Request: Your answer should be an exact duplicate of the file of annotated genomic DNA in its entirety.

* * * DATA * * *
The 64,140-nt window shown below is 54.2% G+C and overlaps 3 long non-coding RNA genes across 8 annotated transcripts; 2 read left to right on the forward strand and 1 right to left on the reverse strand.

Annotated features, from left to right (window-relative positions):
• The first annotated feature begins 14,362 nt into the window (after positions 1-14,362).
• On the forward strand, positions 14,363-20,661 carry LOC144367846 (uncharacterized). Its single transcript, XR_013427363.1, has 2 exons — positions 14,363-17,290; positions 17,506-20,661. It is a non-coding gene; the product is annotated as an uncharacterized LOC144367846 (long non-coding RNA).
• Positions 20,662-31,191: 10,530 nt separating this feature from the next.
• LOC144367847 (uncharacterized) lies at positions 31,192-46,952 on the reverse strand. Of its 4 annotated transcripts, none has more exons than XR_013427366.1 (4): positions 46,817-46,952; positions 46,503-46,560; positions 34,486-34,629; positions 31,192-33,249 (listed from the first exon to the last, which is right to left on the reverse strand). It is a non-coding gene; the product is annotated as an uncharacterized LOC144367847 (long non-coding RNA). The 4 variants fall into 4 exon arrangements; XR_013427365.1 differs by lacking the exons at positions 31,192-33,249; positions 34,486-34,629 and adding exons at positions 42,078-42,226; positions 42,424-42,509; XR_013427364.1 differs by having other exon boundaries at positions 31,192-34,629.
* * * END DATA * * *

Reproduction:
The 64,140-nt window shown below is 54.2% G+C and overlaps 3 long non-coding RNA genes across 8 annotated transcripts; 2 read left to right on the forward strand and 1 right to left on the reverse strand.

Annotated features, from left to right (window-relative positions):
• The first annotated feature begins 14,362 nt into the window (after positions 1-14,362).
• On the forward strand, positions 14,363-20,661 carry LOC144367846 (uncharacterized). Its single transcript, XR_013427363.1, has 2 exons — positions 14,363-17,290; positions 17,506-20,661. It is a non-coding gene; the product is annotated as an uncharacterized LOC144367846 (long non-coding RNA).
• Positions 20,662-31,191: 10,530 nt separating this feature from the next.
• LOC144367847 (uncharacterized) lies at positions 31,192-46,952 on the reverse strand. Of its 4 annotated transcripts, none has more exons than XR_013427366.1 (4): positions 46,817-46,952; positions 46,503-46,560; positions 34,486-34,629; positions 31,192-33,249 (listed from the first exon to the last, which is right to left on the reverse strand). It is a non-coding gene; the product is annotated as an uncharacterized LOC144367847 (long non-coding RNA). The 4 variants fall into 4 exon arrangements; XR_013427365.1 differs by lacking the exons at positions 31,192-33,249; positions 34,486-34,629 and adding exons at positions 42,078-42,226; positions 42,424-42,509; XR_013427364.1 differs by having other exon boundaries at positions 31,192-34,629.